Explore the three great teachings of the Buddha:
- The First Turning of the Wheel - Insight into the nature of suffering—and the way out of it—from the four noble truths and the eightfold path
- The Second Turning of the Wheel - Teachings on emptiness from the Heart Sutra and the Diamond Sutra
- The Third Turning of the Wheel - Guidance for practitioners and teachings on awakened Buddha nature
In clear language, James William Coleman, professor of sociology at the California Polytechnic State University, guides us through the ancient sutras that preserve the Buddha's message, illuminating their meaning for today's world and tying the Buddha's wisdom together for us. The book concludes with chapters from two great teachers, Reb Anderson from the Zen tradition and Lama Palden from the Tibetan Buddhist tradition, on how to use meditation to bring the Buddha's wisdom into our daily lives.
"There are many books on Buddhist philosophy, but James Coleman's book, The Buddha's Dream of Liberation, accomplishes the rare feat of inspiring the reader to explore the mind in meditation with fresh and clear ideas. So often meditation practice is muddied by rules and dogma, and here is a book that gets at the living intersection of philosophy and meditation. People wishing to explore Buddhism within their meditation practice will find new depths of appreciation for how well the Buddha, and those adept meditators in the history of Buddhism, have understood the human mind." —Jason Siff, author of Unlearning Meditation
"I am delighted with this marvelous guidebook on the profound topic of the three turnings. The book skillfully conveys this area of vast knowledge in a manner that is succinct, comprehensive, and engaging. Coleman's voice has the authority and depth of a scholar and the accessibility and friendliness of a fellow traveler on the path of Buddhist practice. This work provides a wonderful introduction to Buddhism." —Rose Taylor Goldfield, author of Training the Wisdom Body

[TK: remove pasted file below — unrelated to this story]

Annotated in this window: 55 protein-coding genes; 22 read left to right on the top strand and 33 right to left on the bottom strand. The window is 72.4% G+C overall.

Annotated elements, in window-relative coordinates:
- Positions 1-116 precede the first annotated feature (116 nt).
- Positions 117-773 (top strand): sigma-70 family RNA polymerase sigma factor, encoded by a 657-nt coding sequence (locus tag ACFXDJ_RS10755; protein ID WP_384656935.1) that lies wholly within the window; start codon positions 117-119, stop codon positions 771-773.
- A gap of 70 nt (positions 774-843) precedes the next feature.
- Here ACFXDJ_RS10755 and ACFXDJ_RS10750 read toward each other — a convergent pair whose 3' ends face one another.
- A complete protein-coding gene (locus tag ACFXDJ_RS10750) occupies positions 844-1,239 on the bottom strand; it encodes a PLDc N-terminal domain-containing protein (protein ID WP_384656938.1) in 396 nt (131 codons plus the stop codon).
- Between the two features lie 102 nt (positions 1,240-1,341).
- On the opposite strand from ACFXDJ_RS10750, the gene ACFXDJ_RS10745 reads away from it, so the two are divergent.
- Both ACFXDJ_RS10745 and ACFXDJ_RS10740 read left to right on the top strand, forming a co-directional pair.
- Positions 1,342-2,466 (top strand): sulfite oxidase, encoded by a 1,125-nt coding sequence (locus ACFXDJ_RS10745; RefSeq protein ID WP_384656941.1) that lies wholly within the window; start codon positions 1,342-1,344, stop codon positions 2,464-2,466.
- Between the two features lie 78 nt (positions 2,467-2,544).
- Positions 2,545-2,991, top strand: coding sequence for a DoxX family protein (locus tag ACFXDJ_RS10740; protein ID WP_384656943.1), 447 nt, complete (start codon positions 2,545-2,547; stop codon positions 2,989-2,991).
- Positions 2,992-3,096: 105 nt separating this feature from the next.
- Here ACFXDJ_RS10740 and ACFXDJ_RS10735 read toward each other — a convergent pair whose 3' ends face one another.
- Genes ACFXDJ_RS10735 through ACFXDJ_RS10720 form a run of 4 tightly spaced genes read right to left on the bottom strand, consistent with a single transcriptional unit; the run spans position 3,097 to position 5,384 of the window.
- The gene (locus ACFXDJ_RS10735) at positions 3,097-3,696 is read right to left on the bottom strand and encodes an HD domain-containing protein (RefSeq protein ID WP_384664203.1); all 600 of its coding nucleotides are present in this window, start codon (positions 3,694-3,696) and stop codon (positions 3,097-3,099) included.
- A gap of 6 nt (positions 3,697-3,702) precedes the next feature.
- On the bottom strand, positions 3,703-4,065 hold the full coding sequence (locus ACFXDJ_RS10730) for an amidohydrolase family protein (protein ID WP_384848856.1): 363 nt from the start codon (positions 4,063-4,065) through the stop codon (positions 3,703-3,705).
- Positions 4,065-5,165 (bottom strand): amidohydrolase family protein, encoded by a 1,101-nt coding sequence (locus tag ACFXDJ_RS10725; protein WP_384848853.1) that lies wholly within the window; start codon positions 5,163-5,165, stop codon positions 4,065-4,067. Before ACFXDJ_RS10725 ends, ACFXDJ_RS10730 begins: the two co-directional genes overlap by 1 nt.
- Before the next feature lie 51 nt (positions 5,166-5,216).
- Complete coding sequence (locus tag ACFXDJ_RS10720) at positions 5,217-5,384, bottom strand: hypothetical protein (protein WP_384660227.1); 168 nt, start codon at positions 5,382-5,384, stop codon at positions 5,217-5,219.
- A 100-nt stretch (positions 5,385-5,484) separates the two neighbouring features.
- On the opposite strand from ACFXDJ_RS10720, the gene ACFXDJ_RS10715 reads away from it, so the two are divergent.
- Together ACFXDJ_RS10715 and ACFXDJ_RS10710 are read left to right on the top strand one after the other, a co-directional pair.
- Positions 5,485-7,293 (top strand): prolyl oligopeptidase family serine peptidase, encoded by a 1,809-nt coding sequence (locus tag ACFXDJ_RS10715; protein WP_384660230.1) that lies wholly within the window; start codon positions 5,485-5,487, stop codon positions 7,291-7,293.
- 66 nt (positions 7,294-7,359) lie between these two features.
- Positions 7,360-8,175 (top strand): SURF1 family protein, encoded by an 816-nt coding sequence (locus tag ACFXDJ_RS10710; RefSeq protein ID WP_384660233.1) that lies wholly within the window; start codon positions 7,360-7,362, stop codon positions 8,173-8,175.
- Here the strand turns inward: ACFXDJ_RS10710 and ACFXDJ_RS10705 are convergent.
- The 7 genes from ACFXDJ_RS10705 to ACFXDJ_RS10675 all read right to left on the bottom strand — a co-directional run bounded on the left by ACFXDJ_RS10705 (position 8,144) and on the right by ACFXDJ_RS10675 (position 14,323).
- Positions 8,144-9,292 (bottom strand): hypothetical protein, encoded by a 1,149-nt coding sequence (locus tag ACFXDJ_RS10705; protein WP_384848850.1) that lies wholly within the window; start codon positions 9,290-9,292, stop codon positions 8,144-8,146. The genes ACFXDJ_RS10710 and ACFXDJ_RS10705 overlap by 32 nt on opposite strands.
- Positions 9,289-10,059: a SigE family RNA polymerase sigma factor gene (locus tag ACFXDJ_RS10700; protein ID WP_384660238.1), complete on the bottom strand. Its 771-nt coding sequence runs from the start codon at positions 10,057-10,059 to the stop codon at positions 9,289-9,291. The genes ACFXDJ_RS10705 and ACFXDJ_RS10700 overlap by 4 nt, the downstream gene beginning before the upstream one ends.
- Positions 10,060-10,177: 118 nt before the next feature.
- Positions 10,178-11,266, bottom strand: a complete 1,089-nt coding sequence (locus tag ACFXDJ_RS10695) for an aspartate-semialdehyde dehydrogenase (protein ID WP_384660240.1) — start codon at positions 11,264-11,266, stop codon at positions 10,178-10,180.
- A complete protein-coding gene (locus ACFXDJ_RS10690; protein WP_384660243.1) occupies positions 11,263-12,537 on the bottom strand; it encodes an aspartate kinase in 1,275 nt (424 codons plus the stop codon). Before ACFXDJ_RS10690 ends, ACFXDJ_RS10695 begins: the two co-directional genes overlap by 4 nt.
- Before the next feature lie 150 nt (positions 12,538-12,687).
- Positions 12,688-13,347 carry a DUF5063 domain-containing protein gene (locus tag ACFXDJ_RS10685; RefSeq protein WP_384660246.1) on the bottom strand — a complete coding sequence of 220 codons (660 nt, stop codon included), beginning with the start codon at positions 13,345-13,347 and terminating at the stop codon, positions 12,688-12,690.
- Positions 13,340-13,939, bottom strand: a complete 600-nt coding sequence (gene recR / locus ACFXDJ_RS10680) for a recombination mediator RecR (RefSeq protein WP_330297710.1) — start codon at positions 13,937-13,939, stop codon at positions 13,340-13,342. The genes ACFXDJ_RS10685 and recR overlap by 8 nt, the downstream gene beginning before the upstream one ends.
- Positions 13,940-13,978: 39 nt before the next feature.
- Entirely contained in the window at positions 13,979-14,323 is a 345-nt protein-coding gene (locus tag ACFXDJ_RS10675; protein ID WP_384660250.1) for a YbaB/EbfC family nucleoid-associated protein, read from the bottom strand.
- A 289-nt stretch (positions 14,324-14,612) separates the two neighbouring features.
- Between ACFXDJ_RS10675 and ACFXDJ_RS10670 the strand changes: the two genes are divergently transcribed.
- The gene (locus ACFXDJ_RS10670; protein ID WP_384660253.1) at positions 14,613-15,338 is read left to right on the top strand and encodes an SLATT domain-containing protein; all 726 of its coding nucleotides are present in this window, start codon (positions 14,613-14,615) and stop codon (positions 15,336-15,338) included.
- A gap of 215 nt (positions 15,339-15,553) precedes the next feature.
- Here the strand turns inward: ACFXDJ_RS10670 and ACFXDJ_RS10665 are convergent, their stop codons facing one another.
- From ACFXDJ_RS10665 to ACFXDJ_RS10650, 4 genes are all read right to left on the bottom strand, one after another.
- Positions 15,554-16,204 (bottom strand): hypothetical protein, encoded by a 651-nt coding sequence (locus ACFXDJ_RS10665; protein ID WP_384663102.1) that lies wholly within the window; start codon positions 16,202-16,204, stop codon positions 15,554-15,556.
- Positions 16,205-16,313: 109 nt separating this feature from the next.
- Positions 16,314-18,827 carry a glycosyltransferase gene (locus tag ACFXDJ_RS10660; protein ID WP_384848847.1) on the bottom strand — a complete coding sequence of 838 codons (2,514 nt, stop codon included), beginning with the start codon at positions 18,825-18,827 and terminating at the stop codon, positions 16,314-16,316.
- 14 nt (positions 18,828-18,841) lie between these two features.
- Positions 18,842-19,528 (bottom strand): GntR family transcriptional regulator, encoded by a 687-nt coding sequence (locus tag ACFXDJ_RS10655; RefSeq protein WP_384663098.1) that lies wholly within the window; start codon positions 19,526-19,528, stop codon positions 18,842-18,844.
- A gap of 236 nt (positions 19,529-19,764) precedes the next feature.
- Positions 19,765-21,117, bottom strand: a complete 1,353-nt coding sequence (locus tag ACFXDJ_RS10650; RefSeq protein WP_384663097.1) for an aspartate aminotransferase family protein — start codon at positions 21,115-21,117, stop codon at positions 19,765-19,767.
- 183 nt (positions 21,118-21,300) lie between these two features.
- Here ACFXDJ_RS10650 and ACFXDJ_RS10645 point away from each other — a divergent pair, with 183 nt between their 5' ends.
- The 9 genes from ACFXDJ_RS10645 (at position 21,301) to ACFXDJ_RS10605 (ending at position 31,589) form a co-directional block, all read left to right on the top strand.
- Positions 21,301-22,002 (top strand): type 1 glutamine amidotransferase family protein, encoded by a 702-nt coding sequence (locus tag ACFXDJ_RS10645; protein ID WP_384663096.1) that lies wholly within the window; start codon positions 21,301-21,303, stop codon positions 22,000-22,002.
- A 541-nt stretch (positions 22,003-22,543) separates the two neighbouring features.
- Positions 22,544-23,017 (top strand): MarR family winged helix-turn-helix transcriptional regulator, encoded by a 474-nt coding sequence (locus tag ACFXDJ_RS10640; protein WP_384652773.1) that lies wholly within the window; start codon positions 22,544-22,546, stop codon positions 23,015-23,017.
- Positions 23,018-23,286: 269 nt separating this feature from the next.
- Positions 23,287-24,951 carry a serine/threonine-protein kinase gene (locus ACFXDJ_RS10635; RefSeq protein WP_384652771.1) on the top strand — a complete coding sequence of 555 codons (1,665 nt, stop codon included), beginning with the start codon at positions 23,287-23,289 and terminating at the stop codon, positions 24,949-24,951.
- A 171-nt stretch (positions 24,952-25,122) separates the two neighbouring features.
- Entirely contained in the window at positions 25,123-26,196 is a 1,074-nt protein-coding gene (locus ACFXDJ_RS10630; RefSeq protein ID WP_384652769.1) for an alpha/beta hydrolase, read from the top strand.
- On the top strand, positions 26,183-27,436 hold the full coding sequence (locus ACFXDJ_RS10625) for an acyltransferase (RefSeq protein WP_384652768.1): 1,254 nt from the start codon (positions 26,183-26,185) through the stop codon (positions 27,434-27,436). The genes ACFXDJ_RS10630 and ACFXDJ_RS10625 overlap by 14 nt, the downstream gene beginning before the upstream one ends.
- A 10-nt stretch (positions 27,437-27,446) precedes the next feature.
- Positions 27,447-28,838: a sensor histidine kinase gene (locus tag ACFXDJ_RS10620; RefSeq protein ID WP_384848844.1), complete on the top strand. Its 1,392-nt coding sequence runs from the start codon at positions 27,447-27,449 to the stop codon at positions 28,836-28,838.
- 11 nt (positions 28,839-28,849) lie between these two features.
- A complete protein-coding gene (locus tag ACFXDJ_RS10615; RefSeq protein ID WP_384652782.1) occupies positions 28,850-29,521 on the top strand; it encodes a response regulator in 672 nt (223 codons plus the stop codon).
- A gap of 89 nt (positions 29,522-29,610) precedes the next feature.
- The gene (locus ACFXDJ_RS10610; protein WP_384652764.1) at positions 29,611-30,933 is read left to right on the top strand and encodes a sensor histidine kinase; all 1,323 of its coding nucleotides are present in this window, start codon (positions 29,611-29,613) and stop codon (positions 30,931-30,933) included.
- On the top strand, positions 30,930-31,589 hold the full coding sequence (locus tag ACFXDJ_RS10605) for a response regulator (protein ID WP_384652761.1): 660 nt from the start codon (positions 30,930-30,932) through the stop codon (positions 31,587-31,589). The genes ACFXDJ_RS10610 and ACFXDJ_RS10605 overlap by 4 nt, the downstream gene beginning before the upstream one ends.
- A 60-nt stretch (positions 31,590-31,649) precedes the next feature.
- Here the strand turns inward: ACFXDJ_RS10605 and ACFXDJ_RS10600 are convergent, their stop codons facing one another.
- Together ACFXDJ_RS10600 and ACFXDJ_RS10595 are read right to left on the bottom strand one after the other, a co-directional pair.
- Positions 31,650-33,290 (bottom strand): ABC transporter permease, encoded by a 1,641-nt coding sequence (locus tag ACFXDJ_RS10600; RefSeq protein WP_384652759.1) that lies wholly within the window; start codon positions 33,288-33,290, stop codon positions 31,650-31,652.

"In The Buddha's Dream of Liberation, James William Coleman, author of The New Buddhism, writes with power and precision on a subject of great contemporary importance: the three turnings of the Dharma wheel. This beautifully written meditation on the great sutras is both a succinct explanation of the founding tenets of Buddhism and a profound reflection upon the evolution of those ideas through time. Novices and religious scholars alike will be both taught and inspired by this wonderful book. Buddhism brought up-to-date and returned to its sources!" —Robert Inchausti author of Thomas Merton's American Prophecy and Subversive Orthodoxy
"James Coleman has written a lucid, concise and insightful exploration of the three primary waves of Buddhism. If you wish to get a sense of some of the key tenets and distinctions of each lineage, this brilliantly written book, draws on key texts that beautifully express both the distinctions and coherence found within all Buddhist traditions. A must read for anyone wishing to understand Buddhist teachings more fully." —Mark Coleman, author of Awake in the Wild